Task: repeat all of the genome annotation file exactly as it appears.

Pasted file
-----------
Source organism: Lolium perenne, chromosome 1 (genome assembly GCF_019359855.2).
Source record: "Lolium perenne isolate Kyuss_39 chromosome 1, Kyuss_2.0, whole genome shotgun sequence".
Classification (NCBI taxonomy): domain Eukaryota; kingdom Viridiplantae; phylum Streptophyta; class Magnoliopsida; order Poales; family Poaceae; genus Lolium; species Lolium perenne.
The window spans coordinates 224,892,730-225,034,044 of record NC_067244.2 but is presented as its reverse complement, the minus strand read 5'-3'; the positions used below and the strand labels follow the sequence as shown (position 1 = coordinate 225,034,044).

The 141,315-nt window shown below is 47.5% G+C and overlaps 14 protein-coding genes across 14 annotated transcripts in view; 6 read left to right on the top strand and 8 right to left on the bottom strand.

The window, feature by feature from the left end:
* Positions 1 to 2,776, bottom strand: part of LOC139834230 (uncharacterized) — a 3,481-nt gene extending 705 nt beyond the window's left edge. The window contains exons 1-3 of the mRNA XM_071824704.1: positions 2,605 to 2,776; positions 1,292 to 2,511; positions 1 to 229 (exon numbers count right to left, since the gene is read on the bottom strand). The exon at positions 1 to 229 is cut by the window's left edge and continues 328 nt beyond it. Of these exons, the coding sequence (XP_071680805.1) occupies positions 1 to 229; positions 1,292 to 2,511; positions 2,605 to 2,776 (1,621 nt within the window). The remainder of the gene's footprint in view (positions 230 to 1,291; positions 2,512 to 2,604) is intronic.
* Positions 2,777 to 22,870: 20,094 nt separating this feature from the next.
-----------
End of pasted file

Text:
Source organism: Lolium perenne, chromosome 1 (genome assembly GCF_019359855.2).
Source record: "Lolium perenne isolate Kyuss_39 chromosome 1, Kyuss_2.0, whole genome shotgun sequence".
Classification (NCBI taxonomy): domain Eukaryota; kingdom Viridiplantae; phylum Streptophyta; class Magnoliopsida; order Poales; family Poaceae; genus Lolium; species Lolium perenne.
The window spans coordinates 224,892,730-225,034,044 of record NC_067244.2 but is presented as its reverse complement, the minus strand read 5'-3'; the positions used below and the strand labels follow the sequence as shown (position 1 = coordinate 225,034,044).

The 141,315-nt window shown below is 47.5% G+C and overlaps 14 protein-coding genes across 14 annotated transcripts in view; 6 read left to right on the top strand and 8 right to left on the bottom strand.

The window, feature by feature from the left end:
* Positions 1 to 2,776, bottom strand: part of LOC139834230 (uncharacterized) — a 3,481-nt gene extending 705 nt beyond the window's left edge. The window contains exons 1-3 of the mRNA XM_071824704.1: positions 2,605 to 2,776; positions 1,292 to 2,511; positions 1 to 229 (exon numbers count right to left, since the gene is read on the bottom strand). The exon at positions 1 to 229 is cut by the window's left edge and continues 328 nt beyond it. Of these exons, the coding sequence (XP_071680805.1) occupies positions 1 to 229; positions 1,292 to 2,511; positions 2,605 to 2,776 (1,621 nt within the window). The remainder of the gene's footprint in view (positions 230 to 1,291; positions 2,512 to 2,604) is intronic.
* Positions 2,777 to 22,870: 20,094 nt separating this feature from the next.